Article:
To learn more about how you can join us in responding to this crisis now, visit https://worldrelief.org/iraq-syria.

Empowering Refugee Families in Washington

Sameer Qadoora has been a refugee since birth. As a child, his family fled violent conflict in present-day Israel and became citizens of Iraq. It was in Baghdad that he eventually met his wife, Hanan. In 2006, Sameer and Hanan were forced to flee when militants pursued Sameer for unknown reasons. With two children already, Hanan was eight months pregnant. The Qadoora family sought refuge in Jordan but were denied access by guards. The family hid in a mosque near the border until the Red Cross intervened and allowed Hanan, whose due date was fast approaching, to enter Jordan.  Hanan gave birth to a healthy baby boy but remained separated from her family for several months. Their only option was to be transferred to a refugee camp just inside the Iraq-Syria border. The family spent six years in this dangerous, ill-equipped cluster of tents located in the middle of a harsh desert. Their life in the camp was one marked by continuous waiting.

Qadoora Family story

In August 2012, the waiting was over. The Qadooras packed up what little they had and boarded a UN charter bus that would take them to the airport and then the United States. World Relief had the privilege of resettling the Qadoora family in Kent, Washington; however, a local Church played a vital role in the process. Church volunteers welcome refugees the minute they arrive at the airport and provide volunteer services and resources necessary for refugees to establish self-sufficiency in their new home. They share the Gospel with vulnerable refugees through word and deed.

Now, the boys are in school. Hanan meets weekly with a volunteer, Anna, who helps her practice English. Sameer works part time at a local printing press and is currently working with the World Relief employment team to find a full-time job. When asked what they think of their new home, Hanan said, “When I came here, it changed my life. I’m so happy here, so happy to see your faces.”

Story taken from World Relief Seattle

Empower vulnerable refugees entering the United States.

Thankful for Refugee Resettlement Volunteers

With the arrival of Thanksgiving, World Relief is excited to celebrate in thankfulness the thousands of volunteers and hundreds of churches volunteering time and resources to assist with refugee resettlement in the United States. Over the past 35 years, World Relief’s U.S. offices have resettled over 250,000 refugees from more than 80 nations. For every office, volunteers play an invaluable role in serving newly arrived refugees by providing mentorship, friendship and general assistance with transportation and navigating life in their new communities.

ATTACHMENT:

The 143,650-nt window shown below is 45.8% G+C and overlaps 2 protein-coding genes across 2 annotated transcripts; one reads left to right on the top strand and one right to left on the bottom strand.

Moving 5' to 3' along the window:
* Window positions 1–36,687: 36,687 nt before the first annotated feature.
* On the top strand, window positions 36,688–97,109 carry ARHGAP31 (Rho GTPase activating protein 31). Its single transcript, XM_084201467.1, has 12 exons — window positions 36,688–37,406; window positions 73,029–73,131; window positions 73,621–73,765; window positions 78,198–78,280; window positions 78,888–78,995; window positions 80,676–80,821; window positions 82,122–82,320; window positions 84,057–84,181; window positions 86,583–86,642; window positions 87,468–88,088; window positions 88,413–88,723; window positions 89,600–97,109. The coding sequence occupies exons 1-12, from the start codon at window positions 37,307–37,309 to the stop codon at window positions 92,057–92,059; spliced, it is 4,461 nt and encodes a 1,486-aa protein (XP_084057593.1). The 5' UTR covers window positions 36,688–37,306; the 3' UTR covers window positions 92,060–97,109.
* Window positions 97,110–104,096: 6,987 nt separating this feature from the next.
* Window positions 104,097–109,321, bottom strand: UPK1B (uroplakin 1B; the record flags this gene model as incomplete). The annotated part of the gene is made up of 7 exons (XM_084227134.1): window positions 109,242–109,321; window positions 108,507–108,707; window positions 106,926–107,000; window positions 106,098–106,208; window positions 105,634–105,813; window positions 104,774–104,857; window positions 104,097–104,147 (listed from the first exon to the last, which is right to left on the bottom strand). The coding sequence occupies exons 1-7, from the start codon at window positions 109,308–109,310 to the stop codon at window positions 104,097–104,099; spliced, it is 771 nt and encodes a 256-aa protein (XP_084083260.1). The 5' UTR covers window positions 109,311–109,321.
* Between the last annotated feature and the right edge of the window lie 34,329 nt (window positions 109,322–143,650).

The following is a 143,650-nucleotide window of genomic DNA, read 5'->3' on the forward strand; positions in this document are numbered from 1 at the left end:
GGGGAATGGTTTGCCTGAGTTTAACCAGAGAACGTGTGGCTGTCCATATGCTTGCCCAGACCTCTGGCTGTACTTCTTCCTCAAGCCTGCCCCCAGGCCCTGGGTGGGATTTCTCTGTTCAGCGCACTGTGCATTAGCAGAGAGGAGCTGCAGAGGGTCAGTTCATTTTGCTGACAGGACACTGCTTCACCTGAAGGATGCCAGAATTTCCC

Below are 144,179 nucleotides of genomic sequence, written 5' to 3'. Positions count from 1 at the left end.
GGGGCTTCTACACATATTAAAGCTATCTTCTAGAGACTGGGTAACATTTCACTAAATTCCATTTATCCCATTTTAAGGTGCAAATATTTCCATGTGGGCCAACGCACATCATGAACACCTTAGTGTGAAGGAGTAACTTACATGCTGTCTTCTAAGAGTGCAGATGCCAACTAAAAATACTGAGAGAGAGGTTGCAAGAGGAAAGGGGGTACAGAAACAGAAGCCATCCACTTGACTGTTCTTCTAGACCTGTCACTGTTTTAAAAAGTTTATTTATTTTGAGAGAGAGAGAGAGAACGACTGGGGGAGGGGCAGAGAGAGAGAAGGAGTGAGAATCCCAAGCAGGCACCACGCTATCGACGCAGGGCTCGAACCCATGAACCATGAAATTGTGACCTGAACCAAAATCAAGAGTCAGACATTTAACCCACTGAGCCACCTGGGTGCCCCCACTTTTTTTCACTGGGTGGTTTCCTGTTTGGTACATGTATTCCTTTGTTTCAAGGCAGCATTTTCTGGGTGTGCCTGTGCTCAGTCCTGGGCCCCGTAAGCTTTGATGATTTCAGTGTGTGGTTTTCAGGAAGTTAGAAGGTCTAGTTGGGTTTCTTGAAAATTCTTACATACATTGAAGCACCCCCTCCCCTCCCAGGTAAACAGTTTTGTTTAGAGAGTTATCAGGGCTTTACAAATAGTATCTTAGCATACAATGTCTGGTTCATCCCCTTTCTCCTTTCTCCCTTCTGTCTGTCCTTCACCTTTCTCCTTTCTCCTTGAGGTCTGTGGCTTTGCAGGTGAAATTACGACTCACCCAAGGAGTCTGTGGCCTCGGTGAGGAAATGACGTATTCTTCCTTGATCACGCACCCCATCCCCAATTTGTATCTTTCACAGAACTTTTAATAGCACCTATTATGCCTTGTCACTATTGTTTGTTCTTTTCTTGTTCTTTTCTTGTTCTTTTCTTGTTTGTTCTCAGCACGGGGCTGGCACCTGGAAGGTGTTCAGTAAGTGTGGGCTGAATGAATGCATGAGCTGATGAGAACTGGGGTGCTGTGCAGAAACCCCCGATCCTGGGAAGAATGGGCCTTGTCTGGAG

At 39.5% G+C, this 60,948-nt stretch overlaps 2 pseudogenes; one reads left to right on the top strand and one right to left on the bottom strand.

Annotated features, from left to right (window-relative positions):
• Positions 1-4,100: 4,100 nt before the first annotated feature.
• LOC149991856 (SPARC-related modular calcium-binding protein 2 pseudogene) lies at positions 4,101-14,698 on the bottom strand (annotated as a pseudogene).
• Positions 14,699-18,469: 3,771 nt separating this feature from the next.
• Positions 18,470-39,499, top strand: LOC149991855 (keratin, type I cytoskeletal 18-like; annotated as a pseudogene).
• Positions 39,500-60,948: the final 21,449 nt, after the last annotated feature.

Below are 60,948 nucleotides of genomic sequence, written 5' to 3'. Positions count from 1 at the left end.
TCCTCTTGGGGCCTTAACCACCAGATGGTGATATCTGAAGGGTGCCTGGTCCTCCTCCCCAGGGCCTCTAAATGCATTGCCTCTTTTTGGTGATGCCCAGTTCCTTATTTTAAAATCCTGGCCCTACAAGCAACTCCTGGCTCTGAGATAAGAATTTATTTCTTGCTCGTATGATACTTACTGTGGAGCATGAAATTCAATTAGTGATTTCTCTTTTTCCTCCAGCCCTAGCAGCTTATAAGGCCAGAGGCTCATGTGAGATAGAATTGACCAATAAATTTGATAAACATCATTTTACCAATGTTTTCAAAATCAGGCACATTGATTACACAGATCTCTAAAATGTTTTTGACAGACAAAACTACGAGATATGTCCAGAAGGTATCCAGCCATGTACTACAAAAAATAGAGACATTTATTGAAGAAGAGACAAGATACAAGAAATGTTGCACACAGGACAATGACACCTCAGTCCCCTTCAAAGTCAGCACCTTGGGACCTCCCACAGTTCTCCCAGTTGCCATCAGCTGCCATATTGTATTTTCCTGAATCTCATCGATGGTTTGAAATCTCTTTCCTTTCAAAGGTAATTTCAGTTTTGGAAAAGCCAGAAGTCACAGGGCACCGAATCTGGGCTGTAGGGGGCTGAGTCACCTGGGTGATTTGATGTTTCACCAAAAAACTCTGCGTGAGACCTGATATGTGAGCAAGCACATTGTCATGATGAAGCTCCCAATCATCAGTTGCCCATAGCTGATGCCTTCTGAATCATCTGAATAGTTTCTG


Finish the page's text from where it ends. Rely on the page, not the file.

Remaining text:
Welcoming refugees in the United States

Welcoming refugees in the United States

The following testimonials are taken from volunteers at World Relief’s Sacramento office, which has been resettling refugees since 1982. While powerful, these are just a few of many stories about the mutual transformation occurring in Refugee Resettlement across the country.

Apartment Setup Volunteer - What can I say about the rewarding experience of working with World Relief and the refugee program? It started with nothing more than volunteering to deliver a meal to whomever the church said needed one. It has since grown into collecting and sorting donated household items and buying, as wisely as possible, whatever else is needed, along with setting up apartments and bringing the incoming families to these apartments. Although the above actions are exciting and enjoyable for me, the area of volunteering I look forward to the most is ongoing relationships with the new families. This Includes taking them to appointments, grocery shopping and doing anything I can to make them feel welcomed and loved in their new home. I have made several mistakes in all of these opportunities and yet the graciousness and thankfulness of the families keeps me motivated to continue serving them. What an easy way for us to share God's love and follow His command to go and make disciples. We don't have to go to the 'outermost regions' as some are called to do. Instead God has brought them to us. Thank you World Relief for your ministry.

“Road Runner” (Driver) Volunteer - With World Relief, I have been pleased to have the opportunity to assist refugees with some of their initial needs upon their arrival in Sacramento. The experience with World Relief has impressed upon me the vulnerability of these newcomers and the importance to them of volunteers and others that help them. From the comments of several of the refugees I've met, transportation is one of the challenges they face in Sacramento, as they don't initially have their own cars and find public transportation, including school buses, to be limited.”

ESL Instructor - When a beginning ESL student first walks into my classroom, they can usually tell me their name, but not spell it. Beyond that, their English may consist of some common nouns and verbs strung together with no connector words to give grammatical sense to the sentence. As the teacher, that first day of Beginning ESL is a challenge. I don't know anything about my students. They don't know anything about me. The only way to get there, save for Google Translate, is by learning English. One of the most exciting moments in my classroom was a few weeks into our semester when I looked at the board and saw, not words or pictures, but twenty sentences that the students wrote themselves with their peers. As they wrote, they debated over the grammar and spelling and content of what they wanted to say and broke into fits of laughter when someone made a funny comment or mistake. I was overwhelmed when I realized that in only a few short weeks, we had moved from only communicating in smiles and hand gestures and being isolated from one another to talking to each other about our families, hobbies, clothes, likes and dislikes, and home countries. The students had built relationships with people from other cultures who didn’t speak their languages and had taught me about their own cultures and lives. Seeing this transformation helped to underscore the reason I teach them English. It is not about correct grammar or spelling, though those are important. It is about building relationships.

World Relief is thankful and proud to work alongside the empowered Body of Christ and thousands of volunteers across the United States as we join hands to serve vulnerable, newly-arrived refugees!

“We always thank God for all of you and continually mention you in our prayers. We remember before our God and Father your work produced by faith, your labor prompted by love, and your endurance inspired by hope in our Lord Jesus Christ.” 1 Thessalonians 1:2-3

Volunteer with Refugees in the U.S

Volunteer with Refugees in the U.S